Relations with Turkey and FYROM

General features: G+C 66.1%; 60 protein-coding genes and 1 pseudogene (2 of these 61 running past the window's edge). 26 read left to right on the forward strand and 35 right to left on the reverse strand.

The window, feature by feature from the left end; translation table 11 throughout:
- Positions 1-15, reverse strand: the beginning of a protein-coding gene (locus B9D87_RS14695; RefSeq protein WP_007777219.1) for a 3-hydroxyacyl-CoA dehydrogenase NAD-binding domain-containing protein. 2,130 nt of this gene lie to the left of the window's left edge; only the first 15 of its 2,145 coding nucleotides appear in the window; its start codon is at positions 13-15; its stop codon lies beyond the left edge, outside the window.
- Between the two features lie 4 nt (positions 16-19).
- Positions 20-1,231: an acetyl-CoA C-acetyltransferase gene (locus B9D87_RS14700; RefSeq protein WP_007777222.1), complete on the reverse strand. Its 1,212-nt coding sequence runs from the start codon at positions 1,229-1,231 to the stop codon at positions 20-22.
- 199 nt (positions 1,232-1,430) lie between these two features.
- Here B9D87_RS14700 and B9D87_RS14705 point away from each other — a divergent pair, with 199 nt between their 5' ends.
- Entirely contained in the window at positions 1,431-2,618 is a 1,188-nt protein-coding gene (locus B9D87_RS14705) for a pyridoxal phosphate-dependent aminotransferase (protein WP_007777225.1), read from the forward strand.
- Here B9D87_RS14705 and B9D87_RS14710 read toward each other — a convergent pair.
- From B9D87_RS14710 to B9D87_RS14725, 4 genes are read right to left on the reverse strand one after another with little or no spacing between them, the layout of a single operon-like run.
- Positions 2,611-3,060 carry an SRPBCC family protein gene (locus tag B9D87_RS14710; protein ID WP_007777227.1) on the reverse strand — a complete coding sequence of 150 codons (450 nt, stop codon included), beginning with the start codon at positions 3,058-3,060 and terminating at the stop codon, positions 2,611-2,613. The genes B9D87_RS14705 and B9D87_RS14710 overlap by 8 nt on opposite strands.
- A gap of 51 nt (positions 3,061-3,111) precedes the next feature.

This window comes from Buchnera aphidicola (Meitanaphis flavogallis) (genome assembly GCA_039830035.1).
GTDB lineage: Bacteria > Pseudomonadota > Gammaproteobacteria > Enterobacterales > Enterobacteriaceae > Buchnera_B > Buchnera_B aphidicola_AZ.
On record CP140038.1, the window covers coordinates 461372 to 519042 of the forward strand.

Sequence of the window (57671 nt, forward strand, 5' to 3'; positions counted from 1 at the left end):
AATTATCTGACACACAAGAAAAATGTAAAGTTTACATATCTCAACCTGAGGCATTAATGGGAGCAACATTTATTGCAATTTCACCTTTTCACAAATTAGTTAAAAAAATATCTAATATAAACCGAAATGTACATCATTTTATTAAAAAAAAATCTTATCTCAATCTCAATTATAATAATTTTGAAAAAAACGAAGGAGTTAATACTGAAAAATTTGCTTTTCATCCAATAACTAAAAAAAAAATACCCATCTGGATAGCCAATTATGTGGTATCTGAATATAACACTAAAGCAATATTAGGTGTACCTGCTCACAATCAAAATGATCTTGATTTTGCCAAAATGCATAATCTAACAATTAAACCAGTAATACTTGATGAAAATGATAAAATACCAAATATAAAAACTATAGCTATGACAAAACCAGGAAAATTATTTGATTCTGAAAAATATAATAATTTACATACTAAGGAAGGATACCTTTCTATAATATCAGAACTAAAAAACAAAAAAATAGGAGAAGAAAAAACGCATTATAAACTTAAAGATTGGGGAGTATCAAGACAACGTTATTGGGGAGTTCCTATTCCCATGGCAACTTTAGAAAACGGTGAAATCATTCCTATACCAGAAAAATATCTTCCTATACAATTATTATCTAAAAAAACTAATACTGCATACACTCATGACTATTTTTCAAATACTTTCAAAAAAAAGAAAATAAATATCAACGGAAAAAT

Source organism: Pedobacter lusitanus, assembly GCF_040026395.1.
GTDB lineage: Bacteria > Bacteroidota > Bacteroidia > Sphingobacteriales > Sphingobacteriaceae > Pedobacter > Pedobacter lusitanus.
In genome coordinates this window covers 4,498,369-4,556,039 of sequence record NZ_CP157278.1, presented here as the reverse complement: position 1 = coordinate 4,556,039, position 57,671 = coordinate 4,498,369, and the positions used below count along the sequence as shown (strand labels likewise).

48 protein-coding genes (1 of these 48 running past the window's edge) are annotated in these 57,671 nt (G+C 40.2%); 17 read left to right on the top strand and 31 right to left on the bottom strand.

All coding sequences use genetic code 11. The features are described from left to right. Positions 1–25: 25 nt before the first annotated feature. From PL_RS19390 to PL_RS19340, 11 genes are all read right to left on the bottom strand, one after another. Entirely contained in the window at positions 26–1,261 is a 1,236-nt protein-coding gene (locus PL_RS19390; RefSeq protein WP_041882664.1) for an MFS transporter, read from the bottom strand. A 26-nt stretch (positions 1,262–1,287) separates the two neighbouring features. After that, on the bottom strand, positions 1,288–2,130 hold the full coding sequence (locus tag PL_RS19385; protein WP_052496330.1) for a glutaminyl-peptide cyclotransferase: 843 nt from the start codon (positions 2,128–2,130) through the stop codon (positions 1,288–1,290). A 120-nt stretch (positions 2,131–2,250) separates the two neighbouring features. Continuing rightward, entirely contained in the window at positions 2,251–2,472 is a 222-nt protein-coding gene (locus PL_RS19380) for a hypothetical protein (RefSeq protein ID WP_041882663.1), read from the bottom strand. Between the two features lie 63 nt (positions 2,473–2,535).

Does the government believe that it can talk politics with (Turkish Prime Minister Recep Tayyip) Erdogan as long as the Turkish military leadership has its own views? First of all, we want a complete normalization of relations with Turkey. Secondly, we want to protect Greece’s rights and interests. Thirdly, we believe that the correct policy is to support Turkey’s future in Europe. Having said that, we should remember that certain types of behavior cannot change from one day to the next. A society with such specific characteristics cannot become European on all levels from one day to the next. Turkey’s behavior, along with that of its leaders, is being evaluated on a daily basis. In that sense, no one can give guarantees such as those you describe. On the other hand, Turkey – at least officially, and judging from its behavior – does not appear to be shifting from its traditional stance. That is being evaluated within the criteria for its course toward Europe. I believe that the Greek prime minster should keep channels of communication open with his Turkish counterpart and maintain as sincere a relationship as possible. The same applies to the question of Cyprus. Of course, here I want to emphasize that Hellenism achieved something major: not only Cyprus’s accession to Europe but the right to reject a solution it did not want. The goal is always to find a solution to the Cyprus issue on the basis of the Annan proposal. Of course there are issues that require discussion and revision. The most important thing is that we proceed carefully. I believe that one of the disadvantages of the previous attempt was the time factor. Do you expect a new initiative on the Cyprus issue before October 3, the day when Turkey’s accession negotiations are to begin? I don’t know, but I believe that after last year’s experience, all the protagonists will be much more careful. As for the question of FYROM’s name, what can we expect? Many serious mistakes and omissions have been made over a number of years and much valuable time has been wasted. I believe the initiative by (UN mediator Matthew) Nimetz has been important in that it provided a framework, although it was not to our complete satisfaction. However it provides a perspective that is worth discussing. The side that does not agree to discuss the issue will, for the first time in 15 years, be labeled intransigent. For those who know the international environment, even among friends and partners, that alone is a success.

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